After a career of critical acclaim, Mark O'Donnell achieved commercial success when he co-wrote the book of the musical Hairspray, based on the John Waters film, with Thomas Meehan. The production earned the pair the 2003 Tony Award and a celebrated seven-year run on Broadway, followed by the 2007 musical film adaptation. The writers went on to adapt the Tony-nominated musical Cry Baby for Broadway in 2008, based on thea Waters film of the same name.
Mark O’Donnell’s Playwrights Horizons credits were That’s It, Folks!; Fables for Friends; and The Nice and the Nasty. His other plays include Strangers on Earth, Vertigo Park and the musical Tots in Tinseltown. He collaborated with Bill Irwin on an adaptation of Moliere's Scapin and co-authored a translation of Georges Feydeau's A Flea in Her Ear. He also adapted Feydeau's Private Fittings for the La Jolla Playhouse and a symphonic version of Pyramus and Thisbe for the Kennedy Center.
Mr. O'Donnell published two collections of comic stories Elementary Education and Vertigo Park and Other Tall Tales as well as two novels, Getting Over Homer and Let Nothing You Dismay. His humor, cartoons and poetry have appeared in The New Yorker, The New York Times, The Atlantic and Esquire. He has received a Guggenheim Fellowship and the George S. Kaufman Award.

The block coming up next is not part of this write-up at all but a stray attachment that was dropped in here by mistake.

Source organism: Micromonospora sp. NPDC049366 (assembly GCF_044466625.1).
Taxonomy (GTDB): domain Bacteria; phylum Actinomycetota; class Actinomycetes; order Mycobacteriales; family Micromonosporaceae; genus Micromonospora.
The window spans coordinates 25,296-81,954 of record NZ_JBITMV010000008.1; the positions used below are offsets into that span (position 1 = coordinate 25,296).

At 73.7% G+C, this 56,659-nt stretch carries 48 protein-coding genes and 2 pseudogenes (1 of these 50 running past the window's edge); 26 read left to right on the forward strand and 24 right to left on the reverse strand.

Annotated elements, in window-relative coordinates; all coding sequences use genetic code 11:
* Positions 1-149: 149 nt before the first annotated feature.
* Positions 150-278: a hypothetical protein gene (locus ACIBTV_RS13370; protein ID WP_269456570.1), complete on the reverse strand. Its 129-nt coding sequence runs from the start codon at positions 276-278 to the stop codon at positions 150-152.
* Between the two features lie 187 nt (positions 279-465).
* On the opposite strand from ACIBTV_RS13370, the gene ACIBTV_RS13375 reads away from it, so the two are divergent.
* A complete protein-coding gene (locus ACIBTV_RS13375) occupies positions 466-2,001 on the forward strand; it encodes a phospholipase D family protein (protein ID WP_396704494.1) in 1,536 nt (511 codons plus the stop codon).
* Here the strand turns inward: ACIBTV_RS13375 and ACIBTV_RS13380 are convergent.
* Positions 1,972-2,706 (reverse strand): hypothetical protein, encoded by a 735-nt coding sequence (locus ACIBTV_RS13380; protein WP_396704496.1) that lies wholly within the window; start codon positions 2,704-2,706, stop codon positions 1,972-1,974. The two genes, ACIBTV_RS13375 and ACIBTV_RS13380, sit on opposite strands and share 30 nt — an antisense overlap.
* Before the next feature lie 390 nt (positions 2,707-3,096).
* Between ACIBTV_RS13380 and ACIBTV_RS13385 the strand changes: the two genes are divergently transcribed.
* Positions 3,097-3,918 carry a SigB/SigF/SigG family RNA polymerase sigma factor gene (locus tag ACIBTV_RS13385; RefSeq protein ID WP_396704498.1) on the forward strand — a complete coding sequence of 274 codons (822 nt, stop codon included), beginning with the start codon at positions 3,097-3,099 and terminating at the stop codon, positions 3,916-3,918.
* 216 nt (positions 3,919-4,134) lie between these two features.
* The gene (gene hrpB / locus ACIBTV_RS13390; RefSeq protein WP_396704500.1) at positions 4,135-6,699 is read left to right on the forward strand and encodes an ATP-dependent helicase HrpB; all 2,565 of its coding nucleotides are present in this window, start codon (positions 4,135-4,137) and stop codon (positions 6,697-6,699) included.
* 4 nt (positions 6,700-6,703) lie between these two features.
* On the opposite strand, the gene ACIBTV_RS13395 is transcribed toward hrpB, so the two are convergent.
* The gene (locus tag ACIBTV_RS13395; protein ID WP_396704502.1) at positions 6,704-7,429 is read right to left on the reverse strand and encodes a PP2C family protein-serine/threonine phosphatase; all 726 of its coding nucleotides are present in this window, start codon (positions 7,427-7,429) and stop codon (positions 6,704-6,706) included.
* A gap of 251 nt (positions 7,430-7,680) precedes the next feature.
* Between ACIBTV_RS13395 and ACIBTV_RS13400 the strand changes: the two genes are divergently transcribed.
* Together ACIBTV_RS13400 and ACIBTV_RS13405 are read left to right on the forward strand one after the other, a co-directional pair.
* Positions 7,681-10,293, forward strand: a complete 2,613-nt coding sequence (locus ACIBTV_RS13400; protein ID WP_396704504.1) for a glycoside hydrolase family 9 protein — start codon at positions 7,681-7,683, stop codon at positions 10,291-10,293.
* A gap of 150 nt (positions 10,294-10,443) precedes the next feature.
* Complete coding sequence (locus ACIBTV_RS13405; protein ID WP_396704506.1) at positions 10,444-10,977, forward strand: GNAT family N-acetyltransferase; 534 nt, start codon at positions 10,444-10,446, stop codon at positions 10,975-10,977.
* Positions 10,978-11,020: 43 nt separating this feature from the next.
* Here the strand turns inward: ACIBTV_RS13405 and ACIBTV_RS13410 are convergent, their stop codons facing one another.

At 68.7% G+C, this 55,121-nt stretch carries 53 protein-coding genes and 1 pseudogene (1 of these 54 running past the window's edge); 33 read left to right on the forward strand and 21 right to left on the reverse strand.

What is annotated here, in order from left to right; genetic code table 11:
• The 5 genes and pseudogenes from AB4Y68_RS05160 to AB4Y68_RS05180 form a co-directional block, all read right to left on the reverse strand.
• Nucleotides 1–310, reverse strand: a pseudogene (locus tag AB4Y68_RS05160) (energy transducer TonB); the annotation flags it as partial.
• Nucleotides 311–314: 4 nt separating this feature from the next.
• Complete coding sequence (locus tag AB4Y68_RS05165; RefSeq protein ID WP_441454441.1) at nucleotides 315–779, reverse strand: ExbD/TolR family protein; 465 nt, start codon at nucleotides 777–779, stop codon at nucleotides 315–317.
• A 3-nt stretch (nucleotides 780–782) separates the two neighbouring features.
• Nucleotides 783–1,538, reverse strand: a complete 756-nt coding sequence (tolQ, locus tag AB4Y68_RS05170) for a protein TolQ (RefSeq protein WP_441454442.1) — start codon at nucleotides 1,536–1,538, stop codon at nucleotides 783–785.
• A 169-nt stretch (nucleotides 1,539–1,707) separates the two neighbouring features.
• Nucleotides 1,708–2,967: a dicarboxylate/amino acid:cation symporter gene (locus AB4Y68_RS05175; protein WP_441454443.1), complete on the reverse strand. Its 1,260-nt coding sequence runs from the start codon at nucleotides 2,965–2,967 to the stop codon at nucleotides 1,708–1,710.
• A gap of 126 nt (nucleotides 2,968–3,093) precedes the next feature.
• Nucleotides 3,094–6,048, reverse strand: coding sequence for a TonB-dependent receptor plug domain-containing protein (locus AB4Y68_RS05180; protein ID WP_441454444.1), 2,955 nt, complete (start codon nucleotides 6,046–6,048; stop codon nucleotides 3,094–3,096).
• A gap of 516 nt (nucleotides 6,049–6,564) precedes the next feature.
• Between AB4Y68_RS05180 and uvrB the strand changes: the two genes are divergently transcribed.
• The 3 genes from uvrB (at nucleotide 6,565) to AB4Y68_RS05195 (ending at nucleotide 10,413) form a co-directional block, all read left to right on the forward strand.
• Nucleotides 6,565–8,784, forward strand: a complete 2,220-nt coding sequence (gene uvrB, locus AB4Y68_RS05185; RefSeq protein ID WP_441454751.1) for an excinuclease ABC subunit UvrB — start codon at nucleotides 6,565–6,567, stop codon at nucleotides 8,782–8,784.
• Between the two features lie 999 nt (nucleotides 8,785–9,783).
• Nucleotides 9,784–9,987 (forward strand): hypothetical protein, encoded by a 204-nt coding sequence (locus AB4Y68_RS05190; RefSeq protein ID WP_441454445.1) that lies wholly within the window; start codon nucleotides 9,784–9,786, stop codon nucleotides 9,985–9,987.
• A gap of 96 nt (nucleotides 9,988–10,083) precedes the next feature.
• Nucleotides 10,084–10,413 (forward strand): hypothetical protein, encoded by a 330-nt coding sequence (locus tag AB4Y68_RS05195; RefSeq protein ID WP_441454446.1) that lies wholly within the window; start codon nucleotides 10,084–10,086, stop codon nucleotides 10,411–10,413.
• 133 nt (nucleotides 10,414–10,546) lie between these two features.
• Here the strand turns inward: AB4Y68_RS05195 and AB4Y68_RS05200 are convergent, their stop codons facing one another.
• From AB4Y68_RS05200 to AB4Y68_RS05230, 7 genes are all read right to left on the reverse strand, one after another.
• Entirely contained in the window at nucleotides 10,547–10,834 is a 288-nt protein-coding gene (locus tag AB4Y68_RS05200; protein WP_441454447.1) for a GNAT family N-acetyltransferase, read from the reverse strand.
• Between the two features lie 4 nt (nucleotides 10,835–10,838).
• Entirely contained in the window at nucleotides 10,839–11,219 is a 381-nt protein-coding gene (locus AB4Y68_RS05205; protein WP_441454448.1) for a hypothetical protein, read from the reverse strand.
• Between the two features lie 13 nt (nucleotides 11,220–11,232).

The Mark O’Donnell Theater at The Actors Fund Arts Center is supported, in part, by public funds from the New York City Department of Cultural Affairs in partnership with the City Council and by Council Member Stephen Levin.
The Actors Fund is a national human services organization that helps everyone—performers and those behind the scenes—who works in performing arts and entertainment. Serving professionals in film, theatre, television, music, opera, radio and dance, The Fund’s programs include social services and emergency financial assistance, health care and insurance counseling, housing, and employment and training services. With offices in New York, Los Angeles and Chicago, The Actors Fund is a safety net for those in need, crisis or transition. Visit www.actorsfund.org.
Playwrights Horizons is dedicated to cultivating the most important American playwrights, composers, and lyricists, as well as developing and producing their bold new plays and musicals. Under Artistic Director Tim Sanford and Managing Director Leslie Marcus, Playwrights builds upon its diverse and renowned body of work, counting 400 writers among its artistic roster. In addition to its onstage work each season, Playwrights’ singular commitment to nurturing American theater artists guides all of the institution’s multifaceted initiatives: our acclaimed New Works Lab, a robust commissioning program, an innovative curriculum at its Theater School, and more. Playwrights has been recognized with numerous awards and honors, including six Pulitzer Prizes, 13 Tony Awards, and 39 Obie Awards. Visit www.playwrightshorizons.org.